This tutorial shows how to load data from a locally running mysql database into TopiaryExplorer to pull tip Data, OTU table, or sample data.
- Prior to working through this tutorial we recommend running through the TopiaryExplorer Overview Tutorial which will show you how to work with the basic features of TopiaryExplorer. This tutorial assumes that you already know how to load the TopiaryExplorer application and that you have some familiarity with the basic interface.
- You should also first review the TopiaryExplorer Window guide, which covers the Database Pane.
- You have a working mysql database on your system, with a user account already created. You can download the current version of MySQL here: http://dev.mysql.com/downloads/mysql/
All of the files you need to complete this tutorial are packaged in the examples directory of the TopiaryExplorer package.
- mysql Database Dump File (keyboard.sql): This is a mysql database dump that contains all of the tip data (keyboard_otu_metadata.txt), OTU abundance data (keyboard_otu_table.txt), and sample data (keyboard_mapping.txt) included in the examples directory and the TopiaryExplorer Overview Tutorial.
- Newick-format tree (keyboard.tre): a tree in newick format with tip labels and branch lengths.
You’ll first need to load the example data into your locally running mysql database. You can do this with the following command:
mysql -uusername -ppassword < forensic_keyboard.sql
By default, the MySQL username will be root and the password will be whatever you chose at setup.
Next, open TopiaryExplorer and load the tree file topiaryexplorer/examples/keyboard.tre. This will open a new Tree Window. Switch back to the TopiaryExplorer Window.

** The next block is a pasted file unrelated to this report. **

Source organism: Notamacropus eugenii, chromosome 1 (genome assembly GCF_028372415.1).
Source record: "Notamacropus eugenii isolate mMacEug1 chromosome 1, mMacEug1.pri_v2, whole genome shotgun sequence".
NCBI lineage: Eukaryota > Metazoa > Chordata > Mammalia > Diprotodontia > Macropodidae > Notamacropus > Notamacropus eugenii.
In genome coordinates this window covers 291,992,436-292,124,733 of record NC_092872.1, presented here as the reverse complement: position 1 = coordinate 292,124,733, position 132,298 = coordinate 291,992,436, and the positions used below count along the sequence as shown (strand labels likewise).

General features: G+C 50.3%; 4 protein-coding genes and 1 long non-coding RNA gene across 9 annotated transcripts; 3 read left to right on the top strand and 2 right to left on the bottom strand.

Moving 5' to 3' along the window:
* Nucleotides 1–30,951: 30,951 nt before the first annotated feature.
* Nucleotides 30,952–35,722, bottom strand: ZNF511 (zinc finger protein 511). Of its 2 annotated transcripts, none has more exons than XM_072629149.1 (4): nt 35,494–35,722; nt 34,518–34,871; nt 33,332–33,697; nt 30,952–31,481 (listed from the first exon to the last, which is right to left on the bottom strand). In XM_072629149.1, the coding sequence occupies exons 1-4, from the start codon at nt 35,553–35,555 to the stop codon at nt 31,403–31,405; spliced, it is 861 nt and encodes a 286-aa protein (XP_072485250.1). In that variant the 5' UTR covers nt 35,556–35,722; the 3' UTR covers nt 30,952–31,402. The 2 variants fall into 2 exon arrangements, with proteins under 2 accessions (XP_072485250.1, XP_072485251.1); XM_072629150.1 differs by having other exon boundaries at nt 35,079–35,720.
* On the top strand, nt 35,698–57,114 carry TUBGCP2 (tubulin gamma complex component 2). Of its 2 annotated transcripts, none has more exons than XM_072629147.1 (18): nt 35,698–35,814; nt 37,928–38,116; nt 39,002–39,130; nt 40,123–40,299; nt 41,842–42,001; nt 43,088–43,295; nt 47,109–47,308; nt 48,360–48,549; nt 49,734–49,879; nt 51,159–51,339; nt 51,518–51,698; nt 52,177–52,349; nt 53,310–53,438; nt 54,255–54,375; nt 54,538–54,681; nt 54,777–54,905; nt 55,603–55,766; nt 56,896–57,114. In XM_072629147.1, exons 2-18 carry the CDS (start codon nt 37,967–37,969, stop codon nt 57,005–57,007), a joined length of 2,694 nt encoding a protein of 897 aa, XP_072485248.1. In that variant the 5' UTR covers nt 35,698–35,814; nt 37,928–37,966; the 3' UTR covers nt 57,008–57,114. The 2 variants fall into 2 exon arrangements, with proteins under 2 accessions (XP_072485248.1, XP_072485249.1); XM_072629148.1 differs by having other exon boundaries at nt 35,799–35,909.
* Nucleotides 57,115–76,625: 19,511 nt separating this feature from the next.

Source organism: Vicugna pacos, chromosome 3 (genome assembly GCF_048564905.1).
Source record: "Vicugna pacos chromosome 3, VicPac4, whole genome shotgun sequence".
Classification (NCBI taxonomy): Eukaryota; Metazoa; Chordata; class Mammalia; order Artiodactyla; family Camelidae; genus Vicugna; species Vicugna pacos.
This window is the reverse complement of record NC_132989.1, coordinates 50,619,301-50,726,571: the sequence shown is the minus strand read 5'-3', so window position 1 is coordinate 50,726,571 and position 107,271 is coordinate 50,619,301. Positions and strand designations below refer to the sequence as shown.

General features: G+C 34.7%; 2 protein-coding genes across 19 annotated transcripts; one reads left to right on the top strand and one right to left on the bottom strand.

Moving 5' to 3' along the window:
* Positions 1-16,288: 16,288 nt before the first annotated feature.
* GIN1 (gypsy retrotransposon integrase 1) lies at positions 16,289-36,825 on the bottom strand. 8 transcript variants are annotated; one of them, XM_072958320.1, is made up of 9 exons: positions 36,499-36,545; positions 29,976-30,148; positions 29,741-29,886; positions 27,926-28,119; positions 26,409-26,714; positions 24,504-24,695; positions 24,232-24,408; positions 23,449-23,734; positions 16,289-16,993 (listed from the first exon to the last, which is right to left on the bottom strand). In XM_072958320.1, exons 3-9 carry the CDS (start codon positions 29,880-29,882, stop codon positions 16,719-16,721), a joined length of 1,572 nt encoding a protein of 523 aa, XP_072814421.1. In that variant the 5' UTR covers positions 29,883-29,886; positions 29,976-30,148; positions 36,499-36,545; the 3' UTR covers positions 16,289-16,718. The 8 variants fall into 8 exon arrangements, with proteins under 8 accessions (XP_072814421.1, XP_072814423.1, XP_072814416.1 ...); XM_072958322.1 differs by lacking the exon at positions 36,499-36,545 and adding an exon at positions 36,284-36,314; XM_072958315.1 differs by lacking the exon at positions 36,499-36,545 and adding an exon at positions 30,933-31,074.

Fill in database connection information in the Connect dialog in the Database Pane. The relevant information is: Server: localhost, Database: forensic_keyboard, Username: root, and your password will be system specific.
Once you’ve filled in the details, click the Connect button on the bottom right. This will take you to the database explore tab.
You’ll next select the type of data that you’d like to load from the database. The Tables_in_forensic_keyboard column lists the tables that are available in the database. Select the keyboard_mapping option.
Once you click a table, the column on the right will auto-populate with headers from the selected table. You can use the values in these headers to filter the table and get only relevant metadata. Click the Individual header item and then add it to the filters panel by clicking the “v” button.
Then click the filter table button and a table containing only relevant rows from the metadata will be displayed.
Next click the Set As... button. A new window will open. Select Sample Data from the dropdown box and click OK. This will set the keyboard_mapping table as the Sample Data in the TopiaryExplorer window, and will open the Sample Data tab.
To set the Tip data, click on the Query tab at the top of the database tab pane. Type the query select * from keyboard_otu_metadata, then click the search button.
Set the resulting table as the Tip data using the Set As... button.
To set the OTU table data, click on the Query tab at the top of the database tab pane. Type the query select * from keyboard_otu_table. Set the resulting table as the OTU Table using the Set As... button.
Next switch to the Tree Window. Uncollapse the tree by dragging the slider on top to the right. Color the branches in the tree by expanding the branch panel on the left, clicking Color by and then Sample Metadata and Individual. Then switch to the TopiaryExplorer window and select colors for the different individuals. Switch back to the TreeWindow and your tree will now be colored by individual.
You’ll notice that the only individual that shows up is M9 since we filtered the sample metadata table in step 4. 22.74% of the lineages present in the tree are found in individual M9.
This last step was covered very quickly here: if you got lost you should refer to the TopiaryExplorer Overview Tutorial which goes through the steps for coloring a tree in a lot more detail.